As a lover of all things seasonal, homegrown and foraged, The Ethicurean restaurant and Barley Wood walled garden has been on my ‘must visit list’ for a while, so I couldn’t believe my luck when a card popped into my letterbox last week from my gorgeous friend Emma and her husband Mike, inviting me to lunch there with them for my birthday treat. For those who haven’t heard about it, The Ethicurean restaurant is set in the Barley Wood Walled Garden, a stone’s throw from Bristol. The building itself is a converted glasshouse overlooking the plot, where almost all the fruit and vegetables they serve are grown, with a 180 degree view of the stunning Wrington Vale and Mendip Hills beyond.
We met a little early so we could spend a while wandering through the gardens before lunch. At the bottom is a lovely apple orchard, which was all frilly with perfect pink and white blossoms – I sampled a glass of delicious pressed apple juice with my lunch. There are also a few very lucky artists who rent studios and open them to the public, so I had a nice long chat to potter Karen Edwards, mostly about her clay garden sculptures and my own pottery experience at West Dean. Then we climbed up the brick path through arches of trained fruit frees to the Victorian kitchen garden, which has been lovingly planted with all sorts of old English vegetable varieties.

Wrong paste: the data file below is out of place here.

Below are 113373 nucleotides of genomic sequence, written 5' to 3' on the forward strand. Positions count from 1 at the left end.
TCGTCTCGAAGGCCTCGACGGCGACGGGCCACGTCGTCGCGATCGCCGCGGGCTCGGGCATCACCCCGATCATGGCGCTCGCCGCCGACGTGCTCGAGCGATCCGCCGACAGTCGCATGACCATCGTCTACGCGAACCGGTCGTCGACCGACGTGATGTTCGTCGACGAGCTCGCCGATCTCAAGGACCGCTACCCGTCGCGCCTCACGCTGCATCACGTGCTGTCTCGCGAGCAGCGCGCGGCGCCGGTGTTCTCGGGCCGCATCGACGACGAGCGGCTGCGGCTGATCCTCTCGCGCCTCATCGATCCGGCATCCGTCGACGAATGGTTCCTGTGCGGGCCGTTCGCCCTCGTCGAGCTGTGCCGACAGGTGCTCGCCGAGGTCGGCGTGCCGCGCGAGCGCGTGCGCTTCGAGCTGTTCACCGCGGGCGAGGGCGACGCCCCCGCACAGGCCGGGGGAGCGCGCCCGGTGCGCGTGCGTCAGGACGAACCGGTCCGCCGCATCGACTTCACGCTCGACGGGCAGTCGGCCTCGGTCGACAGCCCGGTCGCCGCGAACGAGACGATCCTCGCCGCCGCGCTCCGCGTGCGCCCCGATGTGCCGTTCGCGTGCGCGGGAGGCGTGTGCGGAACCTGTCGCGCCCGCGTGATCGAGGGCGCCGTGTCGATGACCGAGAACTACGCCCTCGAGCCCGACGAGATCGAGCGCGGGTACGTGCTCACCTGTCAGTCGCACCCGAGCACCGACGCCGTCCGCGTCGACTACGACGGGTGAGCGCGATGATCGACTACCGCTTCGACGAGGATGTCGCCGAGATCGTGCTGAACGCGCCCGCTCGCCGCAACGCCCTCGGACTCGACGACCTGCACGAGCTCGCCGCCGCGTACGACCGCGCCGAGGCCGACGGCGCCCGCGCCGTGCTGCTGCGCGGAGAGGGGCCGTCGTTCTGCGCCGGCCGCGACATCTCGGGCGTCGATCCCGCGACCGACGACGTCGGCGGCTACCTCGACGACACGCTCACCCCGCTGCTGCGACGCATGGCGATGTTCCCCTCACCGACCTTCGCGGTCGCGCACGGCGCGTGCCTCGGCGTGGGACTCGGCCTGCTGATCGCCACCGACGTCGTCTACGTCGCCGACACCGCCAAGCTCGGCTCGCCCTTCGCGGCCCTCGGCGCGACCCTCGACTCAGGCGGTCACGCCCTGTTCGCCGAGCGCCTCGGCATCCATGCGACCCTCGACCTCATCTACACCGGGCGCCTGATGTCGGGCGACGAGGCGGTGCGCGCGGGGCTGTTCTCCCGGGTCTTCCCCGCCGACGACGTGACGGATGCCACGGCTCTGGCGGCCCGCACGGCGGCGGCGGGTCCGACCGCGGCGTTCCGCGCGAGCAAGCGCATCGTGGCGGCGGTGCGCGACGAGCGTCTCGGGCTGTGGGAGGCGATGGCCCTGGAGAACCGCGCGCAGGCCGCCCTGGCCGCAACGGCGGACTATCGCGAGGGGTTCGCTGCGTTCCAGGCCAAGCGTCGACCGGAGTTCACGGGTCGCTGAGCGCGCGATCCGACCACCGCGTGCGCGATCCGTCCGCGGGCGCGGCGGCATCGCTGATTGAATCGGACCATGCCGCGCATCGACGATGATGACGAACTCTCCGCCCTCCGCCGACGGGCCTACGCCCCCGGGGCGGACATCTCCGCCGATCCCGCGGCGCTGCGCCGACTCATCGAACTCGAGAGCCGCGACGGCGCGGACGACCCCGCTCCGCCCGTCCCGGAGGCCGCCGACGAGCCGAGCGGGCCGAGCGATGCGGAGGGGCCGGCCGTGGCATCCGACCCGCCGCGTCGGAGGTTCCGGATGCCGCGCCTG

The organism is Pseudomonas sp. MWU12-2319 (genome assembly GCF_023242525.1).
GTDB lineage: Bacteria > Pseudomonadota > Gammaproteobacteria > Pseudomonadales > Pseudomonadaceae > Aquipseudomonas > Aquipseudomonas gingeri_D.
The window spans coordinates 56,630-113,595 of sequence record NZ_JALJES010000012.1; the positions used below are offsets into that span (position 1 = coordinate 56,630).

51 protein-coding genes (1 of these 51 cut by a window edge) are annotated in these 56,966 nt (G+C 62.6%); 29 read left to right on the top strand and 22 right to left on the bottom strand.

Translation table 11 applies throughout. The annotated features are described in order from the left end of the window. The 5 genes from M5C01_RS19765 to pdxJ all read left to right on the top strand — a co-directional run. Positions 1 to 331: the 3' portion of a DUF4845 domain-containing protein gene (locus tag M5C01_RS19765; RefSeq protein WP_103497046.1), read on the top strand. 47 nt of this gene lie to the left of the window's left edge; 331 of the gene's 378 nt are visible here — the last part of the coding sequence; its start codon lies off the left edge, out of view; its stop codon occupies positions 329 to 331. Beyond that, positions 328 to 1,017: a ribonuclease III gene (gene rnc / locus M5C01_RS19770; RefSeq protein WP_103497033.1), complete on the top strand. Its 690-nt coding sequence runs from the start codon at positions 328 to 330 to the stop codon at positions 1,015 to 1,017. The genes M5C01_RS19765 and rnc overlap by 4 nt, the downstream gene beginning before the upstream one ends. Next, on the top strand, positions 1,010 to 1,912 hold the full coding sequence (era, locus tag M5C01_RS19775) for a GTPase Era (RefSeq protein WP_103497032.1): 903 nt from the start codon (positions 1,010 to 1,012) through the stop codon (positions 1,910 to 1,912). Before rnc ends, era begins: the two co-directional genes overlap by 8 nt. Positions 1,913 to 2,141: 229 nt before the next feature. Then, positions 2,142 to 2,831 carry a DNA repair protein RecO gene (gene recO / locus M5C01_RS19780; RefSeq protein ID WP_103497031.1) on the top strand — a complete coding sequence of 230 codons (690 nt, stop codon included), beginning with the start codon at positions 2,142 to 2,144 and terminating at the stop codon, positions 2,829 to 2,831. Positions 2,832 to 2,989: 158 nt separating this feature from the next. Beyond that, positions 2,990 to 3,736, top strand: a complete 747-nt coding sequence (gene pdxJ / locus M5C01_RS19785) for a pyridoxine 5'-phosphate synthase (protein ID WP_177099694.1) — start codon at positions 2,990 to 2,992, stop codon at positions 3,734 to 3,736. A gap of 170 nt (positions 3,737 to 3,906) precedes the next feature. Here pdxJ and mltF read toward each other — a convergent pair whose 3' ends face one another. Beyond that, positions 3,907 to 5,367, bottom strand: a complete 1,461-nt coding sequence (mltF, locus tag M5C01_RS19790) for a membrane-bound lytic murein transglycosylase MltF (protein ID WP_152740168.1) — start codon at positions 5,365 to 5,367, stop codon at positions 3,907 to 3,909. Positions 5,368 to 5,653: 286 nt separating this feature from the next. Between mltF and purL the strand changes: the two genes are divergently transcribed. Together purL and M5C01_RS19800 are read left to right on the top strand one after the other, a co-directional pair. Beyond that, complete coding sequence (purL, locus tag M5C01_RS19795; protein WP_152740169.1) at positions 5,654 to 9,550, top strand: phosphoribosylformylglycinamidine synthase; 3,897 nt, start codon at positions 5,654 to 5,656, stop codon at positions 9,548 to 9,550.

The interior of The Ethicurean restaurant is as lovely as the gardens outside – there’s no mistaking the ethos of the place from the decor. All around big jars of intriguing herbal oils and syrups line the windows, creating a natural stained glass effect as the sunlight streams through. I loved the natural elements to the decoration too, like table legs made from bark-clad tree trunks, and pine cones and vintage marmalade pots full of pheasant feathers decorating the tables. Although we’d booked to sit inside we couldn’t miss out on the amazing sunshine and the lovely staff quickly found us a spot outside in the sunshine. This was the view from our table… wowee!
The menu is an education in itself, and we found it almost impossible to choose as we wanted to taste all of the ingredients, many of which we’d never tried (or even known were edible!) before. Emma and I settled for sharing two of the tempting salads followed by a quince pudding (presented so beautifully it was almost a shame to dig into them) and had our tastebuds tingled by smoky goat bacon, ground elder, ribwort plantain and anise sherbet. We had to ask for the menu back to identify all the elements and flavours on our plates!
Trying out a place you’ve wanted to go for ages can so often end in disappointment, but The Ethicurean was everything I’d hoped it would be and more. The setting, decor, presentation and inventiveness of sibling chefs Matthew and Iain Pennington combine to create a magic that’s so simple in its approach but so exciting in its execution. If you’re in Somerset you just have to try this place!
[Photographs all Bethan John for Decorator’s Notebook]